'Antibodies are not the be-all end-all' of COVID-19 immunity: medical expert

Having a high level of antibodies does not necessarily protect a person from contracting COVID-19 or severe disease.
Having a high level of antibodies does not necessarily protect a person from contracting COVID-19 or severe disease. Photo credit Getty Images
By , KCBS Radio

While attention has been focused on vaccinations and the variants, people are still interested in antibodies, and how the varying levels of antibodies can affect immunity.

"We see more people curious about antibody tests," said Dr. Alan Wells, the medical director of University of Pittsburgh Medical Center Clinical Laboratories and a professor of pathology at the University of Pittsburgh School of Medicine on "Ask an Expert" with KCBS Radio’s Holly Quan and Dan Mitchinson.

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The curiosity stems from people wanting to know if their immunity has changed after contracting COVID-19 or getting the vaccine, he said, and whether or not they should get a booster shot.

But while studying antibodies can be extremely valuable to understanding the pandemic from a medical point of view, it’s "not of great value to an individual," he said.

"Antibodies are not the be-all end-all," he said.

These tests don't necessarily take into account parameters, such as a person's overall health, either current, before infection or post-infection, said Wells. Having a high level of antibodies does not necessarily protect a person from contracting COVID-19 or severe disease, especially if that person has any underlying health conditions that limit their immune reserve.

"Antibodies alone, except at very very high levels, will not protect you from COVID-19," he said. "They're your first line of defense but then you have to reactivate your immune system to fight it off."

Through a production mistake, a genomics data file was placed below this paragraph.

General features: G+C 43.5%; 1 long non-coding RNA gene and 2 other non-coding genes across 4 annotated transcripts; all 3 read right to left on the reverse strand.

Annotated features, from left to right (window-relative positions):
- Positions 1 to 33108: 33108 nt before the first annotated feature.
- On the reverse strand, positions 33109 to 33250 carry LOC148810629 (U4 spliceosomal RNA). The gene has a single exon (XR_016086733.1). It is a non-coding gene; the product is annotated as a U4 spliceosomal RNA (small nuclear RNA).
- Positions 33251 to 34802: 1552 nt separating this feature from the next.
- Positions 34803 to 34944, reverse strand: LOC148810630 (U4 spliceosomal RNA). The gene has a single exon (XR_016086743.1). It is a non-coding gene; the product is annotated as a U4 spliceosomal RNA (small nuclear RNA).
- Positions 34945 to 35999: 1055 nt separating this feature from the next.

Someone with a robust immune system with low levels of antibodies is still highly protected against the virus.

It doesn't just boil down to having an underlying health condition, it also depends on how responsive a person’s immune system is. "For most of us, outside from the elderly, have a good enough reserve in our immune system without these underlying conditions," he said. Which is why those who do get COVID-19 that are on the younger side are typically able to recover.

When vaccinated, memory cells and other cells are activated, "educated" and are essentially on call to respond to infection, said Wells.

For those with underlying conditions that prevent their body from generating antibodies at all, health officials have been developing a treatment using monoclonal antibodies, which are artificial antibodies that help replicate the immune system's response to fight off viruses.

The FDA is currently considering authorizing using this treatment in shot form to help protect those whose immune system can't fight off COVID-19 on its own, said Wells.

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